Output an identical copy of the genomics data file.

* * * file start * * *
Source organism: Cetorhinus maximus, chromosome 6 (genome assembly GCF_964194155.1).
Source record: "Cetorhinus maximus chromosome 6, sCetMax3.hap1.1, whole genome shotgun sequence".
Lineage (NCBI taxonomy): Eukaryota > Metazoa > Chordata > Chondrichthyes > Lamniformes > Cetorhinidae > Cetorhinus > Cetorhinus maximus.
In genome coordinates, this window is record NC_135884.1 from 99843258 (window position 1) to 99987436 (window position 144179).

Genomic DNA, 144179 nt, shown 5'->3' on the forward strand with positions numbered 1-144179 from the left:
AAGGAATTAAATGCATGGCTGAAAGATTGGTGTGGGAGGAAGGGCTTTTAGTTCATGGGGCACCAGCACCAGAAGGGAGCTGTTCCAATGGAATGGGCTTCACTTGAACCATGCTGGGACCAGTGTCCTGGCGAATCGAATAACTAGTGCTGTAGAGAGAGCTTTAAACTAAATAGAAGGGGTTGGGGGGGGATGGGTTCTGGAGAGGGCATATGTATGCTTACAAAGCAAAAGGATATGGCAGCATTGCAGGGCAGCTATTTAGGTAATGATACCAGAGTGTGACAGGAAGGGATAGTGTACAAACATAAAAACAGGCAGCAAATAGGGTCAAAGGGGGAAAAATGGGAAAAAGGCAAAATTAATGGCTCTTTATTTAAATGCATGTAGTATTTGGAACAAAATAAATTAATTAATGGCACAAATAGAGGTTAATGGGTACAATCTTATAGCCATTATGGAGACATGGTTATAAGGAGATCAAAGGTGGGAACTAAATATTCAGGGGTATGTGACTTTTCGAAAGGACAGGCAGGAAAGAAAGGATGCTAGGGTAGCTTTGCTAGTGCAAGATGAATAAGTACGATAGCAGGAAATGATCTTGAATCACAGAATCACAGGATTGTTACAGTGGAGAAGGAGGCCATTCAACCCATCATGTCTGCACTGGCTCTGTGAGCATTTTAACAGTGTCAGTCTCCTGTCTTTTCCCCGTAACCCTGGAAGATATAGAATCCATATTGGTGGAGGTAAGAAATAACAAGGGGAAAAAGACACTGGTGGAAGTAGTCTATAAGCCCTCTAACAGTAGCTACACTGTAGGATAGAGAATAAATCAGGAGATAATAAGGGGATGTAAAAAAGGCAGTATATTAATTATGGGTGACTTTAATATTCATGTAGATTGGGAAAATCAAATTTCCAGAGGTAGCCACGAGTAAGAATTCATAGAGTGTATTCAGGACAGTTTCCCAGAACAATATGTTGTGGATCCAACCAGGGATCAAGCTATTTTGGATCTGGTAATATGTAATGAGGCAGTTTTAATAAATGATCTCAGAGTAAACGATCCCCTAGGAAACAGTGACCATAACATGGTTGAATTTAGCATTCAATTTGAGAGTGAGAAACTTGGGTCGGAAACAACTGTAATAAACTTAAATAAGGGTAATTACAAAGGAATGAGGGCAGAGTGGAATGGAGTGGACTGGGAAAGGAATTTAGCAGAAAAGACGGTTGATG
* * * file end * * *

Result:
Source organism: Cetorhinus maximus, chromosome 6 (genome assembly GCF_964194155.1).
Source record: "Cetorhinus maximus chromosome 6, sCetMax3.hap1.1, whole genome shotgun sequence".
Lineage (NCBI taxonomy): Eukaryota > Metazoa > Chordata > Chondrichthyes > Lamniformes > Cetorhinidae > Cetorhinus > Cetorhinus maximus.
In genome coordinates, this window is record NC_135884.1 from 99843258 (window position 1) to 99987436 (window position 144179).

Genomic DNA, 144179 nt, shown 5'->3' on the forward strand with positions numbered 1-144179 from the left:
AAGGAATTAAATGCATGGCTGAAAGATTGGTGTGGGAGGAAGGGCTTTTAGTTCATGGGGCACCAGCACCAGAAGGGAGCTGTTCCAATGGAATGGGCTTCACTTGAACCATGCTGGGACCAGTGTCCTGGCGAATCGAATAACTAGTGCTGTAGAGAGAGCTTTAAACTAAATAGAAGGGGTTGGGGGGGGATGGGTTCTGGAGAGGGCATATGTATGCTTACAAAGCAAAAGGATATGGCAGCATTGCAGGGCAGCTATTTAGGTAATGATACCAGAGTGTGACAGGAAGGGATAGTGTACAAACATAAAAACAGGCAGCAAATAGGGTCAAAGGGGGAAAAATGGGAAAAAGGCAAAATTAATGGCTCTTTATTTAAATGCATGTAGTATTTGGAACAAAATAAATTAATTAATGGCACAAATAGAGGTTAATGGGTACAATCTTATAGCCATTATGGAGACATGGTTATAAGGAGATCAAAGGTGGGAACTAAATATTCAGGGGTATGTGACTTTTCGAAAGGACAGGCAGGAAAGAAAGGATGCTAGGGTAGCTTTGCTAGTGCAAGATGAATAAGTACGATAGCAGGAAATGATCTTGAATCACAGAATCACAGGATTGTTACAGTGGAGAAGGAGGCCATTCAACCCATCATGTCTGCACTGGCTCTGTGAGCATTTTAACAGTGTCAGTCTCCTGTCTTTTCCCCGTAACCCTGGAAGATATAGAATCCATATTGGTGGAGGTAAGAAATAACAAGGGGAAAAAGACACTGGTGGAAGTAGTCTATAAGCCCTCTAACAGTAGCTACACTGTAGGATAGAGAATAAATCAGGAGATAATAAGGGGATGTAAAAAAGGCAGTATATTAATTATGGGTGACTTTAATATTCATGTAGATTGGGAAAATCAAATTTCCAGAGGTAGCCACGAGTAAGAATTCATAGAGTGTATTCAGGACAGTTTCCCAGAACAATATGTTGTGGATCCAACCAGGGATCAAGCTATTTTGGATCTGGTAATATGTAATGAGGCAGTTTTAATAAATGATCTCAGAGTAAACGATCCCCTAGGAAACAGTGACCATAACATGGTTGAATTTAGCATTCAATTTGAGAGTGAGAAACTTGGGTCGGAAACAACTGTAATAAACTTAAATAAGGGTAATTACAAAGGAATGAGGGCAGAGTGGAATGGAGTGGACTGGGAAAGGAATTTAGCAGAAAAGACGGTTGATG